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A lot of Red Raiders were hard at work Sunday night researching the way you watched the game, whether it be the touchdowns, half time show or those commercials. In a newly built lab for students and professors to research all kinds of things, they were gathering data on how viewers watch and respond to the Super Bowl.
The Super Bowl is one of the biggest media spectacles of the year, and now there is a new place to study viewers' behavior during the big game.
"But one common critique of a lot of laboratory research is it's not a very natural setting where the research takes place. So we needed a space that was much more naturalistic, much more like your living room at home," Glenn Cummins, Associate Dean for research in the College of Media and Communication said.
The researchers at Texas Tech University's College of Media and Communication unveiled the in-home simulation lab Sunday.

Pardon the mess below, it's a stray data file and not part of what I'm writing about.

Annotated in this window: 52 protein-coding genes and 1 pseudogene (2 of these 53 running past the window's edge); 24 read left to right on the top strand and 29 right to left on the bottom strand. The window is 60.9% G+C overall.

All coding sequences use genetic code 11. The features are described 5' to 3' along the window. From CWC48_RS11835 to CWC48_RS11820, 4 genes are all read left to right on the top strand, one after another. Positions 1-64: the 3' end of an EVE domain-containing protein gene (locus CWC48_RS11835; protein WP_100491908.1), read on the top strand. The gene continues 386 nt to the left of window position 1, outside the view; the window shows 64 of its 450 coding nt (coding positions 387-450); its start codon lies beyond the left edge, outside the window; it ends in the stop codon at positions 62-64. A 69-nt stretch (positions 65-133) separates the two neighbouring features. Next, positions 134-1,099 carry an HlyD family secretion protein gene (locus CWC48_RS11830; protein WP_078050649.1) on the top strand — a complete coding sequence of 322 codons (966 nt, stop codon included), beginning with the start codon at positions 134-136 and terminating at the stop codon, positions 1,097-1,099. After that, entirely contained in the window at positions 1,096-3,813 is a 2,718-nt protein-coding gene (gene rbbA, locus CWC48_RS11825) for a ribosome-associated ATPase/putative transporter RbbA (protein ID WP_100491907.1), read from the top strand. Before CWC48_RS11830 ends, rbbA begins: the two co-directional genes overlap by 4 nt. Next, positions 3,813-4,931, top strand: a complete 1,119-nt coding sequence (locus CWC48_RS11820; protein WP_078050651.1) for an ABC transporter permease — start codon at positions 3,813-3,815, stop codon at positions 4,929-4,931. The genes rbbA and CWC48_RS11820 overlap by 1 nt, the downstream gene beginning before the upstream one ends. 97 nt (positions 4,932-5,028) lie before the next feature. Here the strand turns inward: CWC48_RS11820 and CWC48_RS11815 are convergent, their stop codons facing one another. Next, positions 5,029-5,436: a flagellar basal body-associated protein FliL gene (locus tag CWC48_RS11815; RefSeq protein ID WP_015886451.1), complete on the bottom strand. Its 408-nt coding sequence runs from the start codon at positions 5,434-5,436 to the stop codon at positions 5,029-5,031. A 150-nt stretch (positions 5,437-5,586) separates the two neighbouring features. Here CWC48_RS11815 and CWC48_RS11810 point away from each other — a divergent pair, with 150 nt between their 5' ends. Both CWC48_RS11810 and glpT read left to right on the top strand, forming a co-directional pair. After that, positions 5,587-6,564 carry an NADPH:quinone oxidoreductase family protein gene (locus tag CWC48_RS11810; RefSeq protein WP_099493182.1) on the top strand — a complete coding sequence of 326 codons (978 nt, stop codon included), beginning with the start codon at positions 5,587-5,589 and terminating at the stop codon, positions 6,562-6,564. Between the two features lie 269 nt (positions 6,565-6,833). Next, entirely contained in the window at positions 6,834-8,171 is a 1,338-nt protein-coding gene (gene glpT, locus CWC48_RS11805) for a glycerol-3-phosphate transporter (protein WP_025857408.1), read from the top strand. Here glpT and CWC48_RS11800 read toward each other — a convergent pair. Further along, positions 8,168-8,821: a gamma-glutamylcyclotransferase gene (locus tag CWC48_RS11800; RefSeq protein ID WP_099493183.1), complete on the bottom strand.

"So what we can do is bring people in, have them sit there in a natural space, make them feel comfortable, have them eat snacks, pizza, whatever the case may be, and then remove ourselves from the equation," Cummins said.
Researchers can study the subjects through observation cameras, microphones and even watch what they do on iPads.
"So this room allows you to see exactly what they're doing, how they're doing multiple things at once, and how maybe, hopefully some of those multiple things are engaged together. So I'm hunting for something about Chevy trucks, because I just saw a commercial about Chevy trucks," Shannon Bichard, chairperson in the Department of Advertising in the College of Media and Communication said.
The subjects are asked to rate the commercials on a scale of zero to 100.
"Super Bowl advertisements are very expensive," Bichard said. "So any research that could indicate what parts of the commercials, or which commercials in their entirety are more successful. You can rank higher or lower with this little device, and it allows advertisers to see if their money is well spent."
The subjects can also be hooked up to a device that monitors skin conductance. So it could show their heart rate, or their emotional response to things like commercials or touchdowns.
"There really are no limits to the types of research that we can do in there," Cummins said. "In this situation, we're looking at sports. But we can look at just about any type of message, any type of context, and bring it to bare in that lab."
To learn more about the College of Media & Communication's Center for Communication Research, click here